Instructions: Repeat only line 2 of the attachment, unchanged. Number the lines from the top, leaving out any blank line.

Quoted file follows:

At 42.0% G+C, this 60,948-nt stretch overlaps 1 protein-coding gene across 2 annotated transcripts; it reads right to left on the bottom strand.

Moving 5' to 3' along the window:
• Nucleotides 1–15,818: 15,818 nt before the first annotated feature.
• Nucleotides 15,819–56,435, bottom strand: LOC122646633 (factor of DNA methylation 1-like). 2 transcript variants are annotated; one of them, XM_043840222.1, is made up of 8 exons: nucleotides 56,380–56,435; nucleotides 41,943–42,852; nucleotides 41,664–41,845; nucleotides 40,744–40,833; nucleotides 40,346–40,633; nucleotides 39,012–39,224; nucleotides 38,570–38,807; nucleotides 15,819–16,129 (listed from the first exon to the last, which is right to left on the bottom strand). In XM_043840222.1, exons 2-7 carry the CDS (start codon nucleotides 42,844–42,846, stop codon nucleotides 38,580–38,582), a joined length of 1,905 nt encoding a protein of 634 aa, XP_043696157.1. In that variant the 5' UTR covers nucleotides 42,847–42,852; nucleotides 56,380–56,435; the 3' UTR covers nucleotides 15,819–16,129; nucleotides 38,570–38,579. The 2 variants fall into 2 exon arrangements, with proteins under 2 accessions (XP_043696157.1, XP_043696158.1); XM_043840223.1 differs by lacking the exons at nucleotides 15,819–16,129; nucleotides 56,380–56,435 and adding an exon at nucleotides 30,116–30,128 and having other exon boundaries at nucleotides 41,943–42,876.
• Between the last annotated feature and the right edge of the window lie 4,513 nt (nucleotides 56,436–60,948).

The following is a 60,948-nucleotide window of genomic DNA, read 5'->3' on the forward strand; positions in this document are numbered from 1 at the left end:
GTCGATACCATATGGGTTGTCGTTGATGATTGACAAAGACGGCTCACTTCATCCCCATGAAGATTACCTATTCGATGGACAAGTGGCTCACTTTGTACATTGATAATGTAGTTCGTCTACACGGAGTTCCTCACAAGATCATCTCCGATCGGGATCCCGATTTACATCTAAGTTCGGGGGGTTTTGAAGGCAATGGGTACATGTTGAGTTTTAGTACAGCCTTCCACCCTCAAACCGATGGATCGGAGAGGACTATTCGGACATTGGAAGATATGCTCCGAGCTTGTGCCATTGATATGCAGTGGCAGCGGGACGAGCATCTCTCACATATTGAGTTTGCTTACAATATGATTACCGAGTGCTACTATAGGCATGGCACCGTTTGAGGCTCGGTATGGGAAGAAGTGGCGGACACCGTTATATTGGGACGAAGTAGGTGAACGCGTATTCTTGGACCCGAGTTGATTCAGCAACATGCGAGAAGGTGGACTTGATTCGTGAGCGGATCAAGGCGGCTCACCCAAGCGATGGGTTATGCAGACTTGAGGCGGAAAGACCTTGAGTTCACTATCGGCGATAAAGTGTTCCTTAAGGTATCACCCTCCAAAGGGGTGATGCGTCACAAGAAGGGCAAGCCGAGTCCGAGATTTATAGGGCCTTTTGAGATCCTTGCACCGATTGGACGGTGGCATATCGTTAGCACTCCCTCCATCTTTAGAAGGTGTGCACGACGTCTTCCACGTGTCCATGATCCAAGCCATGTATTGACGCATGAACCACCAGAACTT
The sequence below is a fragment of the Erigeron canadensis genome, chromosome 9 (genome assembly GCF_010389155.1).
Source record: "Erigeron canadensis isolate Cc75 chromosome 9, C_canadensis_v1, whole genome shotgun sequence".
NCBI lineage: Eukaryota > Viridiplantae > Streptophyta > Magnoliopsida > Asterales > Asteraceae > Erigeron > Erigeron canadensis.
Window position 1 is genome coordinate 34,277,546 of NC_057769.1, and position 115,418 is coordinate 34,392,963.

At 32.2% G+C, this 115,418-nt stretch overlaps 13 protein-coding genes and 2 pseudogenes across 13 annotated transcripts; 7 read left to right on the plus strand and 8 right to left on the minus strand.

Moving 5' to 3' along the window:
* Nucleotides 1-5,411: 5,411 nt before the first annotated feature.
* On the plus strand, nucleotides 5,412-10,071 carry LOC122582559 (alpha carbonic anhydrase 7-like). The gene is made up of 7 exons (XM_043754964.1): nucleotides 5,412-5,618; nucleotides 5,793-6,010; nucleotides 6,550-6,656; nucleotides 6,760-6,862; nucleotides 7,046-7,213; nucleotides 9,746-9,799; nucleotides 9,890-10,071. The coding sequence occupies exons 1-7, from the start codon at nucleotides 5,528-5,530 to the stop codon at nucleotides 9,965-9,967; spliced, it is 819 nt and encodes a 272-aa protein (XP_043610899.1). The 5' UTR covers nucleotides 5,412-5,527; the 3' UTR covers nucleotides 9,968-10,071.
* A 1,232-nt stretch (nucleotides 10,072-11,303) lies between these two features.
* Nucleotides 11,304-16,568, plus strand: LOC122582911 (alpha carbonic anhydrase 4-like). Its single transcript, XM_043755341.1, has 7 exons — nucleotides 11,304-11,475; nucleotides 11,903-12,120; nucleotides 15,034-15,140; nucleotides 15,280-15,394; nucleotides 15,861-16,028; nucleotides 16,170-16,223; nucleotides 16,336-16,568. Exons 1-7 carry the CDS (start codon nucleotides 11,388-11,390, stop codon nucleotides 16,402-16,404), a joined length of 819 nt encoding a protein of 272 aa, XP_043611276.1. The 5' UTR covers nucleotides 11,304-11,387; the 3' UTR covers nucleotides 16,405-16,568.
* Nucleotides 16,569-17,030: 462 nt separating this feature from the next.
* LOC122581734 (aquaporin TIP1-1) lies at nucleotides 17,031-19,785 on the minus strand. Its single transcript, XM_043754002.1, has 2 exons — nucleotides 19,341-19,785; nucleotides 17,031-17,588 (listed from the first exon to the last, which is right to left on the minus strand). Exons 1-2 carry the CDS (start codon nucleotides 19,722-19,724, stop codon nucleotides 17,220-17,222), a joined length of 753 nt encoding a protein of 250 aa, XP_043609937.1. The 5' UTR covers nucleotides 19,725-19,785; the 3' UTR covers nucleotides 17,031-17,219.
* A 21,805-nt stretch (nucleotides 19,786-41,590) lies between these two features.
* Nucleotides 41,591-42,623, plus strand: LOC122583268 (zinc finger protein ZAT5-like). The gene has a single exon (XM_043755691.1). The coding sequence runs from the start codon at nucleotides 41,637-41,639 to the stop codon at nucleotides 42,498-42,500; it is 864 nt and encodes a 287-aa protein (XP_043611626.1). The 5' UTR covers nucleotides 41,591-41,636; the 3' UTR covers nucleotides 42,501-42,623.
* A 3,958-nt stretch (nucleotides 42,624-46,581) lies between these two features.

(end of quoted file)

Moving 5' to 3' along the window: